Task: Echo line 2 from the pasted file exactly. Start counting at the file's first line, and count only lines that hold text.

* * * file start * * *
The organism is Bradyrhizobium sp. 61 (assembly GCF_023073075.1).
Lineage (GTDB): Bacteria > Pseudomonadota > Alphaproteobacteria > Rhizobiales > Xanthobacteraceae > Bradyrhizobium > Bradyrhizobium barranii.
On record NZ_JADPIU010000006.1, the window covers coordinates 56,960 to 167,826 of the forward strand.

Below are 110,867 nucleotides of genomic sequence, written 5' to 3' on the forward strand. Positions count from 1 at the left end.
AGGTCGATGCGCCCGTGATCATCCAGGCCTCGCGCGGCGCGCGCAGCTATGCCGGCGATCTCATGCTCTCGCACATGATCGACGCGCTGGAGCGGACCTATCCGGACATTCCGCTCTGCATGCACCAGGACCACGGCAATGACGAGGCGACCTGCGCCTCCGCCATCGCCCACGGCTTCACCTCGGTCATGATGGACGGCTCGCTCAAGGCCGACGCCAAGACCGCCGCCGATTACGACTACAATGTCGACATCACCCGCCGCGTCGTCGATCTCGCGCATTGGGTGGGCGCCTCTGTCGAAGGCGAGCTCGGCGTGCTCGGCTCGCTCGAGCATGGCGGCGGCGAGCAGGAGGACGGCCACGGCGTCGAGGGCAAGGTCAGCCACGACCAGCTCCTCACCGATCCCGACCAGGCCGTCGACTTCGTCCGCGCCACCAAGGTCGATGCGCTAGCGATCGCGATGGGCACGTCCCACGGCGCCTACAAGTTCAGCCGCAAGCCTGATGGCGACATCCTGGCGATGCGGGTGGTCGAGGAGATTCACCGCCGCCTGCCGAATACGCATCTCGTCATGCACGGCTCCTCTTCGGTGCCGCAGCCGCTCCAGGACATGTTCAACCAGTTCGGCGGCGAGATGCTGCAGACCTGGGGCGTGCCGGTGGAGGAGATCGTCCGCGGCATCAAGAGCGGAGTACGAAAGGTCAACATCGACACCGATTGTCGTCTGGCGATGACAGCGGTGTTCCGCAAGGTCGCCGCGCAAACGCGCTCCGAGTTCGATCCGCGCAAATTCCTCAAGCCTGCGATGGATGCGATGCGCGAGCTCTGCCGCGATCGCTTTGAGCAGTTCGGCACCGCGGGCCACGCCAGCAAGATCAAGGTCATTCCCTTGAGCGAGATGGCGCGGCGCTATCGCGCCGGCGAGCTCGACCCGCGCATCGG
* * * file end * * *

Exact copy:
Lineage (GTDB): Bacteria > Pseudomonadota > Alphaproteobacteria > Rhizobiales > Xanthobacteraceae > Bradyrhizobium > Bradyrhizobium barranii.